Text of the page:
Wednesday, February 20, 2008

Boys boys boyz.

- I sit on the edge of the pool with a tee shirt over my babyish one-piece suit. My mom wouldn't let me buy a bikini. All the kids from my class are playing keep away in the pool and he's the tallest. He holds the ball high above his head as a girl jumps for it and fumbles, her hands sliding down his torso. He throws it and arcs over my head but I don't make a grab for it. The other girl chases after it, her newly blossomed body filling out her bikini like the swimsuit models over my dad's workbench. She holds onto it for longer than necessary. She's waiting until the boys notice she has it and make a move to get it from her before throwing it. Waiting to be tackled. As he lunges for her and they both go under the water I can feel my eyes well up with tears and I splash water on my face so that he doesn't see.

- After he moved he told me he loved me. He told me that when he was 400 miles away the distance made it real. I told him I'd wait for him, promised I'd go to college near him. A year later he visits all of his old friends, a group I was never really a part of, and we barely speak even though we've been e-mailing constantly because we're too shy. A year after that I return to the summer music school we attended before he left in the hope that he might go back too. While I'm in New Hampshire learning about arpeggios and the proper way to play a jazz chord I hear from a friend that he's in Rhode Island. I beg my mom to pick me up and bring me home for the weekend so I can see him but she doesn't come. Years later I find him on Facebook and feel myself blush. I wonder if he remembers what he said. I decide to never ask.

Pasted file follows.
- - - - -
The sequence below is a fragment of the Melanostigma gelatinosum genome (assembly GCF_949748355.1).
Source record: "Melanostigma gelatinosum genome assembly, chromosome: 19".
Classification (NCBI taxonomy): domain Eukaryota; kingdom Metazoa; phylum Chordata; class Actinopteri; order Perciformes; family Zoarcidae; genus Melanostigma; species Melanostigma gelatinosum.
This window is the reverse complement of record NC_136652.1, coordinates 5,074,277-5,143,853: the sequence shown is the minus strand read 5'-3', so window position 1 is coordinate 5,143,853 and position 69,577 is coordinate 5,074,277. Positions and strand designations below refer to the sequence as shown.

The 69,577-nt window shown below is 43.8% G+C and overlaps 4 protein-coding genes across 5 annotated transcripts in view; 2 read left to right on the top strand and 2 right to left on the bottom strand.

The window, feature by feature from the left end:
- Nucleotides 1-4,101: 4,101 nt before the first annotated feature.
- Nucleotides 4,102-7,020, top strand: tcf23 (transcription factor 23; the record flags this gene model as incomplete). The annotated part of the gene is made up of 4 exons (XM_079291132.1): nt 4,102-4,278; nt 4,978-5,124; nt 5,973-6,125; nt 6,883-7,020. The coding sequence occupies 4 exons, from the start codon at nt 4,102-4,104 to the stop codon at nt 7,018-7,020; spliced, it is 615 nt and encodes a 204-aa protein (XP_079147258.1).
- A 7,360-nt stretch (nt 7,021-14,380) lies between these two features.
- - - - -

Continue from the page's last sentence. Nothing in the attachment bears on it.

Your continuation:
- We drive around for thirty minutes wondering what we should do and where we should go. He suggests the beach even though it's past 11pm. I am quivering, nervous that there will be a guard in the little house at the entrance. I don't break rules and the possibility of having to explain myself is terrifying. I worry and sweat the whole way there. As we pull up to the guard station I realize that there are two guards in there and they will probably want to know what two twenty one year olds are doing at the beach at 11pm. I open my mouth to tell him to turn the car around but they're already walking to us. He motions to the back of the Rav-4 where there are two fishing poles that I hadn't noticed until now. I look at the guards. They're waiting for more explanation "My brother and I," I start, my voice shaky, "go fishing late at night." I look at him and my voice becomes more confident. "The fish feed in the shallows then." He struggles not to grin and stares resolutely at the steering wheel as they wave us through the gate. We spend the night in the dunes, wrapped up in each other and the sand.

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